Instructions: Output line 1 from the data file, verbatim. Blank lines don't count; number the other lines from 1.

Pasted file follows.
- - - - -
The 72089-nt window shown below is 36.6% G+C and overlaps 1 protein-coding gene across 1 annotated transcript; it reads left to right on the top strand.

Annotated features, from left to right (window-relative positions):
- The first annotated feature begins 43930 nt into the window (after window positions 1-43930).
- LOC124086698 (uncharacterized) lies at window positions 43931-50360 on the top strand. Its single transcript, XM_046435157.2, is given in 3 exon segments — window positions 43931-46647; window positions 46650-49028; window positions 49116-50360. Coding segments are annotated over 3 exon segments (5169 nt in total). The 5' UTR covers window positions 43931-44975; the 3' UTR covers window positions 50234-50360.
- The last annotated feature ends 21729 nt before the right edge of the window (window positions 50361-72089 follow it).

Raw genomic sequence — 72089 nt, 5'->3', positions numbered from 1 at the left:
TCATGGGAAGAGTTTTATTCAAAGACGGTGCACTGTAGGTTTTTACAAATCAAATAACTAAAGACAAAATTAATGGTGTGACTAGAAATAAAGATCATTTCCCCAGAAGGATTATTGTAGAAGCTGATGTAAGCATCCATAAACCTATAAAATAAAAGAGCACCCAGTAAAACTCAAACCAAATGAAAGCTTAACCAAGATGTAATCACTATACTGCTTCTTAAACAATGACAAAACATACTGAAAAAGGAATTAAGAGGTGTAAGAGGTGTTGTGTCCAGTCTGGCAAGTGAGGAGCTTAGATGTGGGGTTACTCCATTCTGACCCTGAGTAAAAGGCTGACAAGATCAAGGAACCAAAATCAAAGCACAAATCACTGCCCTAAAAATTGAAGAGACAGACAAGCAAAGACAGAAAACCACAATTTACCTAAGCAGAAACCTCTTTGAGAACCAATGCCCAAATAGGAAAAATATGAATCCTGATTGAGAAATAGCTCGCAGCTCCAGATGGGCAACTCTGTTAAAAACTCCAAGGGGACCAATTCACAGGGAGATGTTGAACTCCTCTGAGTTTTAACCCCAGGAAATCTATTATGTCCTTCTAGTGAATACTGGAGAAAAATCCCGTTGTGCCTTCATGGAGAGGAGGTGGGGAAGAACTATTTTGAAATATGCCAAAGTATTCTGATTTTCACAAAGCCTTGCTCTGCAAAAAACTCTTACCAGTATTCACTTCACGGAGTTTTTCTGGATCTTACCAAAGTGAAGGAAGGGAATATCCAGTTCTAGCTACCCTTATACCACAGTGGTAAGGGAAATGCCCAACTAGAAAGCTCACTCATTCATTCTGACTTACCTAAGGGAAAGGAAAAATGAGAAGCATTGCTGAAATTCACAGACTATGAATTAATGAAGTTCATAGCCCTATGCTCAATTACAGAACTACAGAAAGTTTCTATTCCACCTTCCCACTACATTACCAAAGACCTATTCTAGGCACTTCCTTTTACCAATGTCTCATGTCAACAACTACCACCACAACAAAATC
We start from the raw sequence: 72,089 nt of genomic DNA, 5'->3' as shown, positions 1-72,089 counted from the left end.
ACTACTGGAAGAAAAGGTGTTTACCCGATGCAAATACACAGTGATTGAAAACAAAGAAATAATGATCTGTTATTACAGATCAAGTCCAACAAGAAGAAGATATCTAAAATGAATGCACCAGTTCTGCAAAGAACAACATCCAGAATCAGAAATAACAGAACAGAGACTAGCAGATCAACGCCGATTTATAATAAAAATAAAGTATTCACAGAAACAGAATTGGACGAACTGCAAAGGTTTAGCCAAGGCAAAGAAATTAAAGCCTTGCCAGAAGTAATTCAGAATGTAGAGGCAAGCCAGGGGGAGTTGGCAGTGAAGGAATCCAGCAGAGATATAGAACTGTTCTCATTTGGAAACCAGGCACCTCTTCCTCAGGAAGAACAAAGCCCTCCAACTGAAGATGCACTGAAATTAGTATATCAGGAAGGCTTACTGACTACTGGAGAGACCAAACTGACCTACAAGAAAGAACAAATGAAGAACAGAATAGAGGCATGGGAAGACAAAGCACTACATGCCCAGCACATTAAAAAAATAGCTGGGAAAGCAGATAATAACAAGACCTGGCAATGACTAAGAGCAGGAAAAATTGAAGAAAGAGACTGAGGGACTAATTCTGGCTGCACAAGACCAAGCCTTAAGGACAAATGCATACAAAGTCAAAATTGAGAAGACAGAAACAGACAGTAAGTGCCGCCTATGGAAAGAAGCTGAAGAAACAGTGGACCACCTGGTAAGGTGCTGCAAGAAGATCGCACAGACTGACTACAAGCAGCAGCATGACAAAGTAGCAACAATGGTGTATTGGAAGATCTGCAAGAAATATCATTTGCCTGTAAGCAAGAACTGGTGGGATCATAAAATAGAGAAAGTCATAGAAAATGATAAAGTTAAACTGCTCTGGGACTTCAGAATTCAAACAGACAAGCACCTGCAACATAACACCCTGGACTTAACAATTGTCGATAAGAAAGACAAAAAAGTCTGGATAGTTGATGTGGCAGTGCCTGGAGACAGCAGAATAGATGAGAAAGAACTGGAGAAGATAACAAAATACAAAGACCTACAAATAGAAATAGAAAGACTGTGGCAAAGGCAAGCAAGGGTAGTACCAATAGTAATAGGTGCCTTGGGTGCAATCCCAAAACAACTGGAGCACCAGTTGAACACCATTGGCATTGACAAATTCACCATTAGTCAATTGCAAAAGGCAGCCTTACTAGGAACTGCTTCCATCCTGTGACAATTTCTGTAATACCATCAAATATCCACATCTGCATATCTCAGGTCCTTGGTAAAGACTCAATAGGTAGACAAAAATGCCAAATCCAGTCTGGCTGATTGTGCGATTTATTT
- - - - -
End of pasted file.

The 72089-nt window shown below is 36.6% G+C and overlaps 1 protein-coding gene across 1 annotated transcript; it reads left to right on the top strand.